Strategically located overlooking Tacumshin Lake and beyond towards the open sea, Sigginstown Castle dates back to at least the early 1500s, with a fascinating history over hundreds of years. Current owners, Liz and Gordon Jones, are fluent in the castle’s intrigue and heritage, and their guided tours of the exquisitely-renovated castle tower bring to life the remarkable story of this fortress on the Wexford coastline and the Norman Way.
Since purchasing Sigginstown Castle in 2016, Gordon and Liz have undertaken the mammoth task of restoring the castle, which had been in a state of ruin since the early 20th century. Documented by RTÉ on The Great House Revival in 2021, the careful renovation has protected the original features of the castle while bringing its essence to life with striking decoration based on historical research and local knowledge. Each of the five levels of the tower brings a different perspective on life in the period, guided by both Gordon and Liz who are brimming with knowledge and passion for the castle and its history.
Entering through a hand-made oak door based on an extant 16th-century original, the first level of the tower brings you into the lower vault, originally for storage and defence with narrow arrow slits, and viewing ports. There are now oak benches and tables to seat guests for music or historical tavern experiences.
Ascending the narrow stone staircase (hold on to the handrail!), you enter the upper vault, which has a gallery looking down below, and from which more guests can attend events for a multi-level gathering. Look out for the portcullis shaft, down through which a heavy gate would be lowered for additional security in times of attack. Finally, you won’t want to miss the medieval urinal used by the guards on watch!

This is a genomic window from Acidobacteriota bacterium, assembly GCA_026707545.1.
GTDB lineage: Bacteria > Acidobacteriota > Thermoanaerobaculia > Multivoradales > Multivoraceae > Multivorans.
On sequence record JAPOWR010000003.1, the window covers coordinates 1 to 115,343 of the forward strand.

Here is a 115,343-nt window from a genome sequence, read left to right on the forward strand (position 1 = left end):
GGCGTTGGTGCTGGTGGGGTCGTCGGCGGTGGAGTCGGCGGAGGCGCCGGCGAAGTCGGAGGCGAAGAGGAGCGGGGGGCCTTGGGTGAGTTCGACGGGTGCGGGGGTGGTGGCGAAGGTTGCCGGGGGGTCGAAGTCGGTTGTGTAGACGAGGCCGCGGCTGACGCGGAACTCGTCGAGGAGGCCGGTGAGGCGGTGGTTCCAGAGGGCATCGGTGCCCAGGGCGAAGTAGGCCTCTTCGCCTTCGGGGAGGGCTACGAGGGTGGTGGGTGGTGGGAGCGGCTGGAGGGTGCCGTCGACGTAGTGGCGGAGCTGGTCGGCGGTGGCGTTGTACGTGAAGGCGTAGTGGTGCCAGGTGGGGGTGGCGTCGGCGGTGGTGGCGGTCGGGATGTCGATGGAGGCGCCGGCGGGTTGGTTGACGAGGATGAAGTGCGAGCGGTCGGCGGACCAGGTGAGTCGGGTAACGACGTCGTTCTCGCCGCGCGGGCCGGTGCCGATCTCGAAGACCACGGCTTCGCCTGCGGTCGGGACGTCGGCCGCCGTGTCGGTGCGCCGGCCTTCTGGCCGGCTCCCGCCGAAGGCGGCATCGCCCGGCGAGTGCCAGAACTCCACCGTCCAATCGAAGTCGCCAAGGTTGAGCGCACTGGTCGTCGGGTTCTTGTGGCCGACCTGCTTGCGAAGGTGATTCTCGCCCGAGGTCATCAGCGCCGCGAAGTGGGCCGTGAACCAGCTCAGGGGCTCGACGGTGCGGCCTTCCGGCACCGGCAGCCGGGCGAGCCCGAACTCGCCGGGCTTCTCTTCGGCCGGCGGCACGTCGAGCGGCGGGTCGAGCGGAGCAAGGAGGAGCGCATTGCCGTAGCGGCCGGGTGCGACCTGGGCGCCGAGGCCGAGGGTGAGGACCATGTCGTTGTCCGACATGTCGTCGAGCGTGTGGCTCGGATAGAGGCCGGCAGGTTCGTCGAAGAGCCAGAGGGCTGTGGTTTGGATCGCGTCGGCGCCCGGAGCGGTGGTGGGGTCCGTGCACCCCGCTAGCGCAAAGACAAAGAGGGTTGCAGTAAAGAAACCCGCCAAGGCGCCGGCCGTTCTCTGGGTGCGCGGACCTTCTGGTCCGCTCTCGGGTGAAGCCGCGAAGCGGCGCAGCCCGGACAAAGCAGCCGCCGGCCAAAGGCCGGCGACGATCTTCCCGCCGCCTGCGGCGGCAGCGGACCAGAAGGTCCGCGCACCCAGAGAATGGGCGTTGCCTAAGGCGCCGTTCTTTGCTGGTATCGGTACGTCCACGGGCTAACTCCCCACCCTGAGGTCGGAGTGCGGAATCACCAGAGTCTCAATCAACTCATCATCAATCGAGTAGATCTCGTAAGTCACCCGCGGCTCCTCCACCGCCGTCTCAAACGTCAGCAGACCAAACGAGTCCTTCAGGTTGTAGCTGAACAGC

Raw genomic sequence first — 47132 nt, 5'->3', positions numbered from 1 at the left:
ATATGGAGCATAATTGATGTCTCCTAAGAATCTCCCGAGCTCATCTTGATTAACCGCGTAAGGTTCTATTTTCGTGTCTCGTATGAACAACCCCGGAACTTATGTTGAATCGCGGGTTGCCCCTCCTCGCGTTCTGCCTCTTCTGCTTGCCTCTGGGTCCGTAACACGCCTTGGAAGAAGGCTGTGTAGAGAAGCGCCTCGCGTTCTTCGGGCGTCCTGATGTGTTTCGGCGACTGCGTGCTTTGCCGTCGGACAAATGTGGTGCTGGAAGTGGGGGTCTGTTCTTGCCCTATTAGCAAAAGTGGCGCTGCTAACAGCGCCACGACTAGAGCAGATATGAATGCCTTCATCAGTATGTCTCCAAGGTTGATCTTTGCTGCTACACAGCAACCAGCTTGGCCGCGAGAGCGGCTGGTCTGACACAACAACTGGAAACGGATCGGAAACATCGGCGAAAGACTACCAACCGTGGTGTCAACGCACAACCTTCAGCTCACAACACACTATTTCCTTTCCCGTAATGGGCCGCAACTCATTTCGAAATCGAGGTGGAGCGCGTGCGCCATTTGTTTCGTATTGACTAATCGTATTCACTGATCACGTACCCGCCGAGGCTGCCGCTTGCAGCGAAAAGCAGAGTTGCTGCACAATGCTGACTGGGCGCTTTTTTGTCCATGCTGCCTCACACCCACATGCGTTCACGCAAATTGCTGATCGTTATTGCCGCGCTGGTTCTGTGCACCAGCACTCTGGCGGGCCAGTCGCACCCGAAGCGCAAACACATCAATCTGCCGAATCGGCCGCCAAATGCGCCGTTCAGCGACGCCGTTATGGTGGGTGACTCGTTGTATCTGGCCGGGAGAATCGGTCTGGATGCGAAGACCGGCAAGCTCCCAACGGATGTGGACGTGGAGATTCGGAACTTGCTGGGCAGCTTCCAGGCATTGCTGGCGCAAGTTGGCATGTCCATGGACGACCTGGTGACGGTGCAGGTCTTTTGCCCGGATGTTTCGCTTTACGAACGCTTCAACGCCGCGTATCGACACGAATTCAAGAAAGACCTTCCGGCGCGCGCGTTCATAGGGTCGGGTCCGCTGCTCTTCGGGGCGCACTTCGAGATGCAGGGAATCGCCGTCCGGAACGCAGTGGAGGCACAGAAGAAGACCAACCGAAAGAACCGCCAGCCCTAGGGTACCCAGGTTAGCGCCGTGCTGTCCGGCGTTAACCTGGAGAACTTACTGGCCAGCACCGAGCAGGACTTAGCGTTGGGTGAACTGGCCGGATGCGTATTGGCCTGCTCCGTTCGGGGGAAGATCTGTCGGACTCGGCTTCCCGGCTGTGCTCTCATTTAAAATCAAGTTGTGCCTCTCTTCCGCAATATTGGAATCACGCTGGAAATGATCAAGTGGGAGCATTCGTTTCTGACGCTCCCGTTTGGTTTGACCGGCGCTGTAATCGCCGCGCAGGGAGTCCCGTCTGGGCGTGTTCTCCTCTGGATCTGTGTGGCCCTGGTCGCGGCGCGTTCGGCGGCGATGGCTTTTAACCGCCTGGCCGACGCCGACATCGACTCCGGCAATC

Continuing the climb, the third floor offers a captivating recreation of 16th-century wall painting, drawing on extant sources such as Crathes Castle, the DeBurgo Manuscript, and a Cornmarket St. house in Oxford. The Siggins heraldry on the fireplace has been researched from Kirkby-Sigston in Yorkshire, and Sigingstone in South Wales, where the Siggins may have originated. Excerpts from a song in the ancient dialect of Yola are inscribed on the walls, and the entire richly painted room transports you to another era.
The fourth-floor wall painting feels completely different, with scenes of calm fishing and turbulent shipwrecks, sea monsters and mythical creatures, also from period sources and maps. An image of the south Wexford coastline adorns the fireplace hood, and visitors start to feel the connection to the sea and travel by water, so different from our modern roads.
The fifth and final floor is a light-filled, airy space with a hand-hewn oak roof. This room will also be decorated and contain a four-poster bed. The last steps reach the parapet at top of the tower, which offers a panoramic view of the countryside and the sea. Viewing the landscape from this elevation, the location of the castle as a point of deterrence against marine invaders becomes clear as it serves as an opportunistic spot from which to plunder the spoils of shipwrecks on the treacherous South Wexford Coastline.
Sigginstown Castle is open to the public for tours, and a series of future events are planned for 2023 and beyond, including music sessions, sea-shanty nights, and 18th-century experiences.
This fascinating location offers something for all ages, and the expert guidance from Liz and Gordon bring the castle and its history to life in entrancing ways. They wish to not only have visitors tour the castle, but experience the space and feel what it was like in various periods. Situated merely a 15-minute drive from Rosslare Harbour, and located on the Norman Way heritage trail, a visit to Sigginstown Castle is not to be missed!